There is a possibility that existing law would exempt mezzanine debt and preferred equity investments from the recording tax under certain circumstances.  Under the current law, a mortgagee can take an existing mortgage by assignment and consolidate it with new sums advanced.  In this instance, the borrower/mortgagor is exempt from mortgage recording taxes on the amount of the existing mortgage.  Presumably, since financing statements filed for mezzanine debt and preferred equity investments will be treated the same as “mortgages” under the proposed amendments, unless Section 255 of the Tax Law is further amended, mezzanine debt lenders and preferred equity investors would be able to assign their debt and preferred equity investments and the borrowers would be able to avail themselves of the supplemental mortgage provisions of current Section 255 of the Tax Law, which would exempt these borrowers from additional recording taxes so long as an amendment to the existing financing statement is filed and no new debt or equity is secured by the existing financing statement.  Only additional mezzanine debt or additional preferred equity investment above and beyond the existing mezzanine debt and existing preferred equity investment would be subject to the recording tax, provided that an affidavit requesting an exemption for the recording tax paid on the existing mezzanine debt or existing preferred equity investment is filed with the amendment to the financing statement.

While the imposition of new taxes tends to be highly unpopular, due to the current, uncertain economic climate hastened by the pandemic, this bill still has a good chance of being passed, primarily because: (i) it mainly impacts large, sophisticated commercial real estate transactions; (ii) it will provide a desperately needed tax revenue source; and (iii) it will not directly impact the majority of New York State voters.


1 See Uniform Commercial Code (UCC) Article 8 – Investment Securities and UCC Article 9 – Secured Transactions.

2 See UCC § 9-312.

3 See NYS Assembly Bill No. 9041-A, January 10, 2020; proposed New York Real Property Law § 291-k(1) Recording of Mezzanine Debt and Preferred Equity Investment.  See also NYS Assembly Bill No. 9041-A, January 10, 2020; proposed New York Real Property Law § 291-k(2).  See also NYS Assembly Bill No. 9041-A, January 10, 2020; proposed New York Tax Law § 253-A(1).  See also NYS Assembly Bill No. 9041-A, January 10, 2020; proposed New York Tax Law § 253-A(2)(a).

4 See NYS Assembly Bill No. 9041-A, January 10, 2020; proposed New York Tax Law § 253(4)(a).  See also NYS Assembly Bill No. 9041-A, January 10, 2020; proposed New York Tax Law § 253(4)(f).  See also NYS Assembly Bill No. 9041-A, January 10, 2020; proposed New York Tax Law § 253-A(1).  See also NYS Assembly Bill No. 9041-A, January 10, 2020; proposed New York Tax Law § 253-A(2)(a).  See also NYS Assembly Bill No. 9041-A, January 10, 2020; proposed New York Tax Law § 255(1)(a)(iii).  See also NYS Assembly Bill No. 9041-A, January 10, 2020; proposed New York Tax Law § 257.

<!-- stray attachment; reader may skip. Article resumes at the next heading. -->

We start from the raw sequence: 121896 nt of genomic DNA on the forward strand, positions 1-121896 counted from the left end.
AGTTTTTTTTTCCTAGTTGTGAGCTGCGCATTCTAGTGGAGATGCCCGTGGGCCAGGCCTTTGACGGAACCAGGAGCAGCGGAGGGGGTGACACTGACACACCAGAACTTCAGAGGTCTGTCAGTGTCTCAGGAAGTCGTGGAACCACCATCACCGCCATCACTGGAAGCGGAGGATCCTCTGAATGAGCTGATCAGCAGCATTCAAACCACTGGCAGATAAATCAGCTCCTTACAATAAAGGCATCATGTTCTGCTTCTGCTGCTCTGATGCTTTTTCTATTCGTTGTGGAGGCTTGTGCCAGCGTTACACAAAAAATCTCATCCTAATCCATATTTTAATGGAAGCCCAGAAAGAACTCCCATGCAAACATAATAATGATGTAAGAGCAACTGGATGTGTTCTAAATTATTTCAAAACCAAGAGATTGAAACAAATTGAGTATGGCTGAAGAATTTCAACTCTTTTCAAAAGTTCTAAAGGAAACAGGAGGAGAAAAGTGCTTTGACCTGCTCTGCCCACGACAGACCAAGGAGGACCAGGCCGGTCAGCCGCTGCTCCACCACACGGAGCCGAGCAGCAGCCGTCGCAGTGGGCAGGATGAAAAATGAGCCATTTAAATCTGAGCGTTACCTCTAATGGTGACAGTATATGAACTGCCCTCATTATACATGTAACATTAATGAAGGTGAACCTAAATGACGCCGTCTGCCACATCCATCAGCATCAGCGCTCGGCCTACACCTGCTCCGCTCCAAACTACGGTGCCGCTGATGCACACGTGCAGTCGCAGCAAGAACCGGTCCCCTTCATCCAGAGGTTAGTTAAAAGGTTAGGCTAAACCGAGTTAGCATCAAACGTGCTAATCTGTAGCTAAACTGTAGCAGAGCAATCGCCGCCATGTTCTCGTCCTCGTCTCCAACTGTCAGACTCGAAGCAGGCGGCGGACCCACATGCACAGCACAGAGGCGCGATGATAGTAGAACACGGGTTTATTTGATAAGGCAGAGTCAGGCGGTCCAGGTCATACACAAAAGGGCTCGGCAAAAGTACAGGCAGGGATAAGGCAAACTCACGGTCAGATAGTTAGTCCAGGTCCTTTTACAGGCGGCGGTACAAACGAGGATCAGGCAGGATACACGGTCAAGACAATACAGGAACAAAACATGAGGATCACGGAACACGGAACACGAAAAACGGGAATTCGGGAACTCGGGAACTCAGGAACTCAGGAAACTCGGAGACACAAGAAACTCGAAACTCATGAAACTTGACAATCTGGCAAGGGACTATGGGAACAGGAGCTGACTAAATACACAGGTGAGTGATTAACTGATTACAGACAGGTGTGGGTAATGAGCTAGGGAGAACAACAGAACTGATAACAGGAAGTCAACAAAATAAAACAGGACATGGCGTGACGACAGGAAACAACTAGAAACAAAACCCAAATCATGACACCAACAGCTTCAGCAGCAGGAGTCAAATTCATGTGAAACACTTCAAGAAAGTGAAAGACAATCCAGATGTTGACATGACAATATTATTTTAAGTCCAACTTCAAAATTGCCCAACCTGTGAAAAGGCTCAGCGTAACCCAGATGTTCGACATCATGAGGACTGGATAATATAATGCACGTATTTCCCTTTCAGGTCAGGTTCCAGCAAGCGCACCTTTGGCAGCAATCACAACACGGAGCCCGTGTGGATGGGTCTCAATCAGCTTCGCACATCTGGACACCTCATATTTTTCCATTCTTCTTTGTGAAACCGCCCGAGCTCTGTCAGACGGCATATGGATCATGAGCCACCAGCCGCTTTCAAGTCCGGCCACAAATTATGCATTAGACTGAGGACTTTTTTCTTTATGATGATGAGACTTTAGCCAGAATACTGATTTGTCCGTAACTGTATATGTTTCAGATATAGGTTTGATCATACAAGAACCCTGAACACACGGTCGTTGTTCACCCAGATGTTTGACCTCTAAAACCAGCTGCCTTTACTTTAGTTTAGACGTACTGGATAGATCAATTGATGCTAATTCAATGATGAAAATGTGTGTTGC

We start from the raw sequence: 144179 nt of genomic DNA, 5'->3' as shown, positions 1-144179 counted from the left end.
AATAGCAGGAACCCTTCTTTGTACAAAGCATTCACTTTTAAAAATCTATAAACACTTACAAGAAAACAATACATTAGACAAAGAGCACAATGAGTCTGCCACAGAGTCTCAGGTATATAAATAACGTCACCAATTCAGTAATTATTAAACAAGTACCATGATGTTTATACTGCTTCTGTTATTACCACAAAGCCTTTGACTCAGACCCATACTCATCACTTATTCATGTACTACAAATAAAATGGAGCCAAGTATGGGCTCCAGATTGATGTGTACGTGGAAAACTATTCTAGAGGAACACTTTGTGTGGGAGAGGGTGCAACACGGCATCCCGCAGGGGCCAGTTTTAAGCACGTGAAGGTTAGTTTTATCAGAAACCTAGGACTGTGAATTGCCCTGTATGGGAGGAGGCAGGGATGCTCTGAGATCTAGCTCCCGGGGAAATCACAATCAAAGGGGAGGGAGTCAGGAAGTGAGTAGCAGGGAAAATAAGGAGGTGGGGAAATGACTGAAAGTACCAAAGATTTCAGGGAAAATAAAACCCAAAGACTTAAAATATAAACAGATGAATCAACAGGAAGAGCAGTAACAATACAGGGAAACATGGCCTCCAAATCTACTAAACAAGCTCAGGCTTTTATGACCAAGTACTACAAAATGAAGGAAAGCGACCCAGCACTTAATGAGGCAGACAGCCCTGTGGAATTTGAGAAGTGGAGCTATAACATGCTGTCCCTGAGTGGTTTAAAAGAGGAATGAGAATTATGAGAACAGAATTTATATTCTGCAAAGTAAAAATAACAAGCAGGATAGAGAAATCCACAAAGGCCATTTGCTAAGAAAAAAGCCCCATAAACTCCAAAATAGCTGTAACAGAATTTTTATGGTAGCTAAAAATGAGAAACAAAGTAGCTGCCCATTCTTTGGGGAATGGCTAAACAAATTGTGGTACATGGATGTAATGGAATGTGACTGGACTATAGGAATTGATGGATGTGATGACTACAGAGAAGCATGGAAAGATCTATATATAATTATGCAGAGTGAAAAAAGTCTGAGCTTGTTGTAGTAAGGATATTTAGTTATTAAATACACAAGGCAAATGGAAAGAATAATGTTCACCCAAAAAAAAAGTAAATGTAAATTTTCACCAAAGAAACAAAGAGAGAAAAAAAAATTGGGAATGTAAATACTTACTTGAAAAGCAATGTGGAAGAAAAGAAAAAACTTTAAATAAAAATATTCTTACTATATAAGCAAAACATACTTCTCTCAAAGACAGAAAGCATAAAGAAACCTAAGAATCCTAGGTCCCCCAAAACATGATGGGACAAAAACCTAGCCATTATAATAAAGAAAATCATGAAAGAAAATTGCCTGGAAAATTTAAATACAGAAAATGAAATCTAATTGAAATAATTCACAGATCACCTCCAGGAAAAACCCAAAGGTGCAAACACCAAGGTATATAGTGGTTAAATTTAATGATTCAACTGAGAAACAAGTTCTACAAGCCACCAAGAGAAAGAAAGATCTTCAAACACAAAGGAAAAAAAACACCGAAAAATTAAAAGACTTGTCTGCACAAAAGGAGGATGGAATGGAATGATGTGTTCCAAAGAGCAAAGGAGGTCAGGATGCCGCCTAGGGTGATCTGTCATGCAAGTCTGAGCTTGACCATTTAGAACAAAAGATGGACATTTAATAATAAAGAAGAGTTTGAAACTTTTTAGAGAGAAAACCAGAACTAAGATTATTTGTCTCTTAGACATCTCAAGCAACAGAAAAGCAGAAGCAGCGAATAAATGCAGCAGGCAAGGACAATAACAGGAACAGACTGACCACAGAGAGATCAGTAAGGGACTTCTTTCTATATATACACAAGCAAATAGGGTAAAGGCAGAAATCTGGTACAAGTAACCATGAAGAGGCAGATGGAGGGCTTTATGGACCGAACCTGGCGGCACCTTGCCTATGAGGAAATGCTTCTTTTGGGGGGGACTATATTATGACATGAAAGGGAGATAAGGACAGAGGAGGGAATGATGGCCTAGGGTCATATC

5 See NYS Assembly Bill No. 9041-A, January 10, 2020; proposed New York Tax Law § 253(4)(a).  See also NYS Assembly Bill No. 9041-A, January 10, 2020; proposed New York Tax Law § 253(4)(c).  See also New York Tax Law § 253-A (Recording Tax by a City of $1million or more)

6 See New York Tax Law § 253 (Recording Tax); See also New York Tax Law § 253-A(2); See also New York Tax Law §253-C through §253-Y*3 (Recording Tax by Various Counties in New York State).

7 See NYS Assembly Bill No. 9041-A, January 10, 2020; proposed New York Tax Law § 253(4)(c).

8 See NYS Assembly Bill No. 9041-A, January 10, 2020; proposed New York Tax Law § 250(a)(3). See also NYS Assembly Bill No. 9041-A, January 10, 2020; proposed New York Tax Law § 253(4)(a).  See also NYS Assembly Bill No. 9041-A, January 10, 2020; proposed New York Tax Law § 258(1).

9 See NYS Assembly Bill No. 9041-A, January 10, 2020; proposed New York Tax Law § 253(4)(d).  See also NYS Assembly Bill No. 9041-A, January 10, 2020; proposed New York Tax Law § 253(4)(f).  See also NYS Assembly Bill No. 9041-A, January 10, 2020; proposed UCC § 9-601(h).

10 See NYS Assembly Bill No. 9041-A, January 10, 2020; proposed New York Tax Law § 253(4)(a).  See also NYS Assembly Bill No. 9041-A, January 10, 2020; proposed New York Tax Law § 253-A(1).

11 See NYS Assembly Bill No. 9041-A, January 10, 2020; proposed New York Tax Law § 250(a)(3). See also NYS Assembly Bill No. 9041-A, January 10, 2020; proposed New York Tax Law § 253(4)(b).  See also NYS Assembly Bill No. 9041-A, January 10, 2020; proposed New York Tax Law § 253(4)(f).

12 See NYS Assembly Bill No. 9041-A, January 10, 2020; proposed New York Tax Law § 253(4)(d).

13 See NYS Assembly Bill No. 9041-A, January 10, 2020; proposed amendment to New York Tax Law § 258(1).

14 See NYS Assembly Bill No. 9041-A, January 10, 2020; proposed New York Real Property Law § 291-k(3).  See also NYS Assembly Bill No. 9041-A, January 10, 2020; proposed UCC § 9-601(h)(3).

15 See NYS Assembly Bill No. 9041-A, January 10, 2020; proposed New York Real Property Law § 291-k(1) Recording of Mezzanine Debt and Preferred Equity Investment.  See also NYS Assembly Bill No. 9041-A, January 10, 2020; proposed New York Real Property Law § 291-k(2).  See also NYS Assembly Bill No. 9041-A, January 10, 2020; proposed New York Tax Law § 253-A(1).  See also NYS Assembly Bill No. 9041-A, January 10, 2020; proposed New York Tax Law § 253-A(2)(a).

16 See New York Tax Law § 577(2).

17 See New York Tax Law § 255.

18 See New York Tax Law § 255(2)(a). See also NYS Assembly Bill No. 9041-A, January 10, 2020; proposed New York Tax Law § 250(a)(3). See also NYS Assembly Bill No. 9041-A, January 10, 2020; proposed New York Tax Law § 253(4)(a).  See also NYS Assembly Bill No. 9041-A, January 10, 2020; proposed New York Tax Law § 258(1).  See also NYS Assembly Bill No. 9041-A, January 10, 2020; proposed New York Tax Law § 255(1)(a)(iii).

19 See New York Tax Law § 255(1)(a).  See also See New York Tax Law § 255(2)(a).